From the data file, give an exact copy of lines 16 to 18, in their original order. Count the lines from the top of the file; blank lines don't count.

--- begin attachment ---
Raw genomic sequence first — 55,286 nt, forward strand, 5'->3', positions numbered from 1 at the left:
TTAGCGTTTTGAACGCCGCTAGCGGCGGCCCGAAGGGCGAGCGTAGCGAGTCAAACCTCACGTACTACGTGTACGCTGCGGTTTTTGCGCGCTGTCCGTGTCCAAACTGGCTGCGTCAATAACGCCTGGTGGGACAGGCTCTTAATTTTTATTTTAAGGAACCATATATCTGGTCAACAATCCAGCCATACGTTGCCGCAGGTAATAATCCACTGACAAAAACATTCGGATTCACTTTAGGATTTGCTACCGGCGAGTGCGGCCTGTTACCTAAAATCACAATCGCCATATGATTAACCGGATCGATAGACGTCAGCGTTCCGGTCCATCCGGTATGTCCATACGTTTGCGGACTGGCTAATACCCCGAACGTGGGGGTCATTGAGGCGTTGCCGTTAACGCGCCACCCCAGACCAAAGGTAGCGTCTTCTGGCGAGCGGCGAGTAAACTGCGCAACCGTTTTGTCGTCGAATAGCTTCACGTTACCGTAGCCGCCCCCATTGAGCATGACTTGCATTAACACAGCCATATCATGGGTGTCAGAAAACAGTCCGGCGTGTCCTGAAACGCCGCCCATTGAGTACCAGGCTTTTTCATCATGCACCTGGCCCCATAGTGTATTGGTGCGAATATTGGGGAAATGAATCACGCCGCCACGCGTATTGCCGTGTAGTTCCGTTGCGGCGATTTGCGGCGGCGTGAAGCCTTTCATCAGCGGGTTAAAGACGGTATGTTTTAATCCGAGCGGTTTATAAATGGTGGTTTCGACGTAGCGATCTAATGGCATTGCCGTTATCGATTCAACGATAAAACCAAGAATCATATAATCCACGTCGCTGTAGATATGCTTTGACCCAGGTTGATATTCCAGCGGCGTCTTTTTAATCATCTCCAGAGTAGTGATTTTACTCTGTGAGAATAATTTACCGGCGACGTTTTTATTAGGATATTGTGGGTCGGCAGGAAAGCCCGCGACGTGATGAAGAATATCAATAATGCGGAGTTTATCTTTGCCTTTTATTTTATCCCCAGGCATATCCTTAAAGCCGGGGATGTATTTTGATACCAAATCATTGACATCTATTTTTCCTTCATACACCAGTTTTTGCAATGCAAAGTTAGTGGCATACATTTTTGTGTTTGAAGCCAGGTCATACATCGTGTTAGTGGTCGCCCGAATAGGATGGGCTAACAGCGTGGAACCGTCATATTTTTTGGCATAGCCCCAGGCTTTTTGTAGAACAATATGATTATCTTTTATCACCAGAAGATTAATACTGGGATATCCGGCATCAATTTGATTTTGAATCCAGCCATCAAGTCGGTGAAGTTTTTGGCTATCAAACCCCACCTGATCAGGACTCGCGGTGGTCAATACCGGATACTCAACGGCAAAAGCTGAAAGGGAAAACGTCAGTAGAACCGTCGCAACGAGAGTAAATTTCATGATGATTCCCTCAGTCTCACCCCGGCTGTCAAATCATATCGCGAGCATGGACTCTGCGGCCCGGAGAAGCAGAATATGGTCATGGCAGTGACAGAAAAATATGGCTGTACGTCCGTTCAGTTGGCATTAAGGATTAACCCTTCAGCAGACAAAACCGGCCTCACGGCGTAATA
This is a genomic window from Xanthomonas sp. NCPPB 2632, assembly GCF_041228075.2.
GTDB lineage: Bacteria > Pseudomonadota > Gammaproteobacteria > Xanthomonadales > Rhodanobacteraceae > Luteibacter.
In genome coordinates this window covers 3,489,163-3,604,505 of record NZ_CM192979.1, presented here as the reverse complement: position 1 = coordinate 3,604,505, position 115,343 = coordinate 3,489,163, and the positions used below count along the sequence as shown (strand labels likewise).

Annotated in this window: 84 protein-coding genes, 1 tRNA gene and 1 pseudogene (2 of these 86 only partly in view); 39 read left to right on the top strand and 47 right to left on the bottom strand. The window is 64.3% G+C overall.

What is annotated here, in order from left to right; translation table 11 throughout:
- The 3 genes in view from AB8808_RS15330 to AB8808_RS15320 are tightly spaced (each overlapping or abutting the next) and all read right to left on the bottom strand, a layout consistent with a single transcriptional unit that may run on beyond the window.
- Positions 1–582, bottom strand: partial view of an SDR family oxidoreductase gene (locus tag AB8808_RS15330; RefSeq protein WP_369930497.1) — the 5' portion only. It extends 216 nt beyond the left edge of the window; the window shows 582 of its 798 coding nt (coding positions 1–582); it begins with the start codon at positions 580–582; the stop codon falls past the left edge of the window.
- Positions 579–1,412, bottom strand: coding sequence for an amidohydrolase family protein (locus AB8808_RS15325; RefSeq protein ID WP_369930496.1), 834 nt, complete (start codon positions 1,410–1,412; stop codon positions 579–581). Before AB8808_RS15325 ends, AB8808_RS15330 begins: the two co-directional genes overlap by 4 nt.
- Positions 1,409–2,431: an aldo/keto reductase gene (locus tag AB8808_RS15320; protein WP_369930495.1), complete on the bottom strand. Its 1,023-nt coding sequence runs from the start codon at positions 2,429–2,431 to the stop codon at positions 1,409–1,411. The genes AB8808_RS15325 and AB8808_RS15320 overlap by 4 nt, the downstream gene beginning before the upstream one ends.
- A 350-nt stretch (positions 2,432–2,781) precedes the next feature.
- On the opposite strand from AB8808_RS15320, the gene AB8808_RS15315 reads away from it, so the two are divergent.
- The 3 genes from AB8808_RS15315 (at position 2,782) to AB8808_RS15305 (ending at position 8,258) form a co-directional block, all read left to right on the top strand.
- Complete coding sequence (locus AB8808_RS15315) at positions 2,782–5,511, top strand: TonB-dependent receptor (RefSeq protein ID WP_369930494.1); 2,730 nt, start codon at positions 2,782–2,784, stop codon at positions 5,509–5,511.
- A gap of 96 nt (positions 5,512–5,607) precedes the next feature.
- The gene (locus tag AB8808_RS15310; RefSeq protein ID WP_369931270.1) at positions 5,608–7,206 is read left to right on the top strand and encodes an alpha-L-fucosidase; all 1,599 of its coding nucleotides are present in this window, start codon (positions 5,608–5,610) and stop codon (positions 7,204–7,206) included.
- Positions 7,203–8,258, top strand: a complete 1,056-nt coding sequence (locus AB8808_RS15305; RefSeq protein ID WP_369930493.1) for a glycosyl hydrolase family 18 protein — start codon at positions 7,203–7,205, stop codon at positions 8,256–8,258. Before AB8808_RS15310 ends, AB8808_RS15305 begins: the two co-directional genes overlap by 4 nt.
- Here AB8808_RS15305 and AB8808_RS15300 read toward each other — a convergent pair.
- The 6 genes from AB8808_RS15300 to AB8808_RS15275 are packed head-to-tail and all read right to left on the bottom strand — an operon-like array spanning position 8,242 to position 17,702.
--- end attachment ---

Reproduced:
- A gap of 96 nt (positions 5,512–5,607) precedes the next feature.
- The gene (locus tag AB8808_RS15310; RefSeq protein ID WP_369931270.1) at positions 5,608–7,206 is read left to right on the top strand and encodes an alpha-L-fucosidase; all 1,599 of its coding nucleotides are present in this window, start codon (positions 5,608–5,610) and stop codon (positions 7,204–7,206) included.
- Positions 7,203–8,258, top strand: a complete 1,056-nt coding sequence (locus AB8808_RS15305; RefSeq protein ID WP_369930493.1) for a glycosyl hydrolase family 18 protein — start codon at positions 7,203–7,205, stop codon at positions 8,256–8,258. Before AB8808_RS15310 ends, AB8808_RS15305 begins: the two co-directional genes overlap by 4 nt.